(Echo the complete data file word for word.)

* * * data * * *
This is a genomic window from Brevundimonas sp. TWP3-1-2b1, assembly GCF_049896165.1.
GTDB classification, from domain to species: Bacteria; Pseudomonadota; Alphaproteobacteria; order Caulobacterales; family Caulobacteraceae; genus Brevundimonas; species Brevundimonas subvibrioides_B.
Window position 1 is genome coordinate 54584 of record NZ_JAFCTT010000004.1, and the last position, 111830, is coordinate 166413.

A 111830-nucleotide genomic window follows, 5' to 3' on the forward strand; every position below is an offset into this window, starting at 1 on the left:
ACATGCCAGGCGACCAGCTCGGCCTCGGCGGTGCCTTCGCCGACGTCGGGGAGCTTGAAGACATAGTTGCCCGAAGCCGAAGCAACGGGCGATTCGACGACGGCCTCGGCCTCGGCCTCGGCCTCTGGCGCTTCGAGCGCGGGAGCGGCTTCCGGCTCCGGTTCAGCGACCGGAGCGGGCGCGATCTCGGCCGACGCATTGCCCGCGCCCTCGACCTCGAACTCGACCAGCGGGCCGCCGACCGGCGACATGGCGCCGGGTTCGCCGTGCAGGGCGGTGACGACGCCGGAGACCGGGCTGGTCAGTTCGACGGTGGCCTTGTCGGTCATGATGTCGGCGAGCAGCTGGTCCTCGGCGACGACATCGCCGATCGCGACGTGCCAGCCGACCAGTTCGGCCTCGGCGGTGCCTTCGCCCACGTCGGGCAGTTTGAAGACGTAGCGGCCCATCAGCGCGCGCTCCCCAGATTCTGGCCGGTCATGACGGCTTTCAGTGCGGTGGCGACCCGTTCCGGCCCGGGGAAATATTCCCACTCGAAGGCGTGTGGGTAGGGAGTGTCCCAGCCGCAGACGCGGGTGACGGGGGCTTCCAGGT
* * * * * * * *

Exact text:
This is a genomic window from Brevundimonas sp. TWP3-1-2b1, assembly GCF_049896165.1.
GTDB classification, from domain to species: Bacteria; Pseudomonadota; Alphaproteobacteria; order Caulobacterales; family Caulobacteraceae; genus Brevundimonas; species Brevundimonas subvibrioides_B.
Window position 1 is genome coordinate 54584 of record NZ_JAFCTT010000004.1, and the last position, 111830, is coordinate 166413.

A 111830-nucleotide genomic window follows, 5' to 3' on the forward strand; every position below is an offset into this window, starting at 1 on the left:
ACATGCCAGGCGACCAGCTCGGCCTCGGCGGTGCCTTCGCCGACGTCGGGGAGCTTGAAGACATAGTTGCCCGAAGCCGAAGCAACGGGCGATTCGACGACGGCCTCGGCCTCGGCCTCGGCCTCTGGCGCTTCGAGCGCGGGAGCGGCTTCCGGCTCCGGTTCAGCGACCGGAGCGGGCGCGATCTCGGCCGACGCATTGCCCGCGCCCTCGACCTCGAACTCGACCAGCGGGCCGCCGACCGGCGACATGGCGCCGGGTTCGCCGTGCAGGGCGGTGACGACGCCGGAGACCGGGCTGGTCAGTTCGACGGTGGCCTTGTCGGTCATGATGTCGGCGAGCAGCTGGTCCTCGGCGACGACATCGCCGATCGCGACGTGCCAGCCGACCAGTTCGGCCTCGGCGGTGCCTTCGCCCACGTCGGGCAGTTTGAAGACGTAGCGGCCCATCAGCGCGCGCTCCCCAGATTCTGGCCGGTCATGACGGCTTTCAGTGCGGTGGCGACCCGTTCCGGCCCGGGGAAATATTCCCACTCGAAGGCGTGTGGGTAGGGAGTGTCCCAGCCGCAGACGCGGGTGACGGGGGCTTCCAGGT